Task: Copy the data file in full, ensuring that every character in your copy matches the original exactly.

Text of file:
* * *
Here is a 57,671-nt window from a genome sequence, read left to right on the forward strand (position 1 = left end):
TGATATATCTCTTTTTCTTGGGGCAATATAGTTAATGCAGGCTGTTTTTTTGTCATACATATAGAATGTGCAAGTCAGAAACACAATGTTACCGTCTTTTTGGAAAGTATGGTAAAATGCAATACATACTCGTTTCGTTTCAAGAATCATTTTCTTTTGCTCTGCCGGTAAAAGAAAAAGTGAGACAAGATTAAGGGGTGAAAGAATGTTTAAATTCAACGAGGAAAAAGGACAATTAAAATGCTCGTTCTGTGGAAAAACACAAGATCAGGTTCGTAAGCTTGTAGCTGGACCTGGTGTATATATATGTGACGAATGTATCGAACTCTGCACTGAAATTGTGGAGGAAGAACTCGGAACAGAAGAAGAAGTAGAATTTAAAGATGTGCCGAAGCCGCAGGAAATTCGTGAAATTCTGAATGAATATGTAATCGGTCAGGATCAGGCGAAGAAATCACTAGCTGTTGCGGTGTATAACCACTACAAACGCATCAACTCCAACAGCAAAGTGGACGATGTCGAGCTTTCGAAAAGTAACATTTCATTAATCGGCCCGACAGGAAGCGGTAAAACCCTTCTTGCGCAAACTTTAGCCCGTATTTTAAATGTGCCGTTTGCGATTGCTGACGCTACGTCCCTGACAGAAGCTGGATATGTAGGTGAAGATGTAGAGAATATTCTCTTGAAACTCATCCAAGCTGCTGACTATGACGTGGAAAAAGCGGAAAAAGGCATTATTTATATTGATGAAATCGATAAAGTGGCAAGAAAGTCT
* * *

Here is a 57,671-nt window from a genome sequence, read left to right on the forward strand (position 1 = left end):
TGATATATCTCTTTTTCTTGGGGCAATATAGTTAATGCAGGCTGTTTTTTTGTCATACATATAGAATGTGCAAGTCAGAAACACAATGTTACCGTCTTTTTGGAAAGTATGGTAAAATGCAATACATACTCGTTTCGTTTCAAGAATCATTTTCTTTTGCTCTGCCGGTAAAAGAAAAAGTGAGACAAGATTAAGGGGTGAAAGAATGTTTAAATTCAACGAGGAAAAAGGACAATTAAAATGCTCGTTCTGTGGAAAAACACAAGATCAGGTTCGTAAGCTTGTAGCTGGACCTGGTGTATATATATGTGACGAATGTATCGAACTCTGCACTGAAATTGTGGAGGAAGAACTCGGAACAGAAGAAGAAGTAGAATTTAAAGATGTGCCGAAGCCGCAGGAAATTCGTGAAATTCTGAATGAATATGTAATCGGTCAGGATCAGGCGAAGAAATCACTAGCTGTTGCGGTGTATAACCACTACAAACGCATCAACTCCAACAGCAAAGTGGACGATGTCGAGCTTTCGAAAAGTAACATTTCATTAATCGGCCCGACAGGAAGCGGTAAAACCCTTCTTGCGCAAACTTTAGCCCGTATTTTAAATGTGCCGTTTGCGATTGCTGACGCTACGTCCCTGACAGAAGCTGGATATGTAGGTGAAGATGTAGAGAATATTCTCTTGAAACTCATCCAAGCTGCTGACTATGACGTGGAAAAAGCGGAAAAAGGCATTATTTATATTGATGAAATCGATAAAGTGGCAAGAAAGTCT